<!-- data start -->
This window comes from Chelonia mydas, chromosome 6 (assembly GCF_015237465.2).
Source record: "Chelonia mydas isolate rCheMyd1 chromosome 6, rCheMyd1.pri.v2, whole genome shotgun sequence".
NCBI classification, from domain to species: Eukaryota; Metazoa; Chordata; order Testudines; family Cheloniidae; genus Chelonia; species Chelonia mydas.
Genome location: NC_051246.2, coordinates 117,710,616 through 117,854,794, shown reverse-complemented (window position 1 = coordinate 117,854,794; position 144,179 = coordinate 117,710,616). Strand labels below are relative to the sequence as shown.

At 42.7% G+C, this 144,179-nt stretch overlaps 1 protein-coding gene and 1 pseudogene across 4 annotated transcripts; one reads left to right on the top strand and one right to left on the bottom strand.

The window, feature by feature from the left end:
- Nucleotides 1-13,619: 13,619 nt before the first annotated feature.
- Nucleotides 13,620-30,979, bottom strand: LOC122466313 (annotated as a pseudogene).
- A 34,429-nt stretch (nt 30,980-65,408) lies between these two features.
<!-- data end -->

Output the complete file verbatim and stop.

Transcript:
This window comes from Chelonia mydas, chromosome 6 (assembly GCF_015237465.2).
Source record: "Chelonia mydas isolate rCheMyd1 chromosome 6, rCheMyd1.pri.v2, whole genome shotgun sequence".
NCBI classification, from domain to species: Eukaryota; Metazoa; Chordata; order Testudines; family Cheloniidae; genus Chelonia; species Chelonia mydas.
Genome location: NC_051246.2, coordinates 117,710,616 through 117,854,794, shown reverse-complemented (window position 1 = coordinate 117,854,794; position 144,179 = coordinate 117,710,616). Strand labels below are relative to the sequence as shown.

At 42.7% G+C, this 144,179-nt stretch overlaps 1 protein-coding gene and 1 pseudogene across 4 annotated transcripts; one reads left to right on the top strand and one right to left on the bottom strand.

The window, feature by feature from the left end:
- Nucleotides 1-13,619: 13,619 nt before the first annotated feature.
- Nucleotides 13,620-30,979, bottom strand: LOC122466313 (annotated as a pseudogene).
- A 34,429-nt stretch (nt 30,980-65,408) lies between these two features.